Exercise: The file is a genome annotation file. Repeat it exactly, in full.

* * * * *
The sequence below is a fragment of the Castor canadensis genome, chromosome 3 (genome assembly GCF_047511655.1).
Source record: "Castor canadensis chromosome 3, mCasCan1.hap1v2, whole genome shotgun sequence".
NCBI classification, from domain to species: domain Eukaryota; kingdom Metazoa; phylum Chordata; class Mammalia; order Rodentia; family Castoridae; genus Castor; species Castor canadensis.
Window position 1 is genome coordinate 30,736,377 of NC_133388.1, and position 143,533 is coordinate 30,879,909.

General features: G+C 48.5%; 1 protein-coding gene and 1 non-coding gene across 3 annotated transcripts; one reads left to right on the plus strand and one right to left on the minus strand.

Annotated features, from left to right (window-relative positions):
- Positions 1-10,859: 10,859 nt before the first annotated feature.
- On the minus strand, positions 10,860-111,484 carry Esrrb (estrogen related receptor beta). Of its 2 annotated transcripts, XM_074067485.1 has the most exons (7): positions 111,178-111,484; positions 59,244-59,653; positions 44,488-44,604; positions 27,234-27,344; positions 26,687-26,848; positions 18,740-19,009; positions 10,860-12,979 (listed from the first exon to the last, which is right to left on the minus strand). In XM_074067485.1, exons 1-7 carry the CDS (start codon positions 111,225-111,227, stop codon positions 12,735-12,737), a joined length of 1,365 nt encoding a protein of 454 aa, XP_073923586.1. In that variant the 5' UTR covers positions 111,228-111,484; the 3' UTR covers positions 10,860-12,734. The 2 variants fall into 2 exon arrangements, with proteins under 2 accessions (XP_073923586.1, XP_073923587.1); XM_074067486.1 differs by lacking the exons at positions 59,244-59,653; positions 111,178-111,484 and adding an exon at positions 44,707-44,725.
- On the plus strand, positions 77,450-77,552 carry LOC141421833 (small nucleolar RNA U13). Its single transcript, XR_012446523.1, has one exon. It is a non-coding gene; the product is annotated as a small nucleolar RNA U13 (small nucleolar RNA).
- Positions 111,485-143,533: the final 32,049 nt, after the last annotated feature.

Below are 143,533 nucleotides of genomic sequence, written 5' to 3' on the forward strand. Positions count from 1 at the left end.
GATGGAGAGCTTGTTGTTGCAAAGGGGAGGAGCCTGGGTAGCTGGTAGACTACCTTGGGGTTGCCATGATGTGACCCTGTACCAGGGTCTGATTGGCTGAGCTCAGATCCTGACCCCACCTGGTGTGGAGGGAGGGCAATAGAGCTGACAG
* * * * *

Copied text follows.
The sequence below is a fragment of the Castor canadensis genome, chromosome 3 (genome assembly GCF_047511655.1).
Source record: "Castor canadensis chromosome 3, mCasCan1.hap1v2, whole genome shotgun sequence".
NCBI classification, from domain to species: domain Eukaryota; kingdom Metazoa; phylum Chordata; class Mammalia; order Rodentia; family Castoridae; genus Castor; species Castor canadensis.
Window position 1 is genome coordinate 30,736,377 of NC_133388.1, and position 143,533 is coordinate 30,879,909.

General features: G+C 48.5%; 1 protein-coding gene and 1 non-coding gene across 3 annotated transcripts; one reads left to right on the plus strand and one right to left on the minus strand.

Annotated features, from left to right (window-relative positions):
- Positions 1-10,859: 10,859 nt before the first annotated feature.
- On the minus strand, positions 10,860-111,484 carry Esrrb (estrogen related receptor beta). Of its 2 annotated transcripts, XM_074067485.1 has the most exons (7): positions 111,178-111,484; positions 59,244-59,653; positions 44,488-44,604; positions 27,234-27,344; positions 26,687-26,848; positions 18,740-19,009; positions 10,860-12,979 (listed from the first exon to the last, which is right to left on the minus strand). In XM_074067485.1, exons 1-7 carry the CDS (start codon positions 111,225-111,227, stop codon positions 12,735-12,737), a joined length of 1,365 nt encoding a protein of 454 aa, XP_073923586.1. In that variant the 5' UTR covers positions 111,228-111,484; the 3' UTR covers positions 10,860-12,734. The 2 variants fall into 2 exon arrangements, with proteins under 2 accessions (XP_073923586.1, XP_073923587.1); XM_074067486.1 differs by lacking the exons at positions 59,244-59,653; positions 111,178-111,484 and adding an exon at positions 44,707-44,725.
- On the plus strand, positions 77,450-77,552 carry LOC141421833 (small nucleolar RNA U13). Its single transcript, XR_012446523.1, has one exon. It is a non-coding gene; the product is annotated as a small nucleolar RNA U13 (small nucleolar RNA).
- Positions 111,485-143,533: the final 32,049 nt, after the last annotated feature.

Below are 143,533 nucleotides of genomic sequence, written 5' to 3' on the forward strand. Positions count from 1 at the left end.
GATGGAGAGCTTGTTGTTGCAAAGGGGAGGAGCCTGGGTAGCTGGTAGACTACCTTGGGGTTGCCATGATGTGACCCTGTACCAGGGTCTGATTGGCTGAGCTCAGATCCTGACCCCACCTGGTGTGGAGGGAGGGCAATAGAGCTGACAG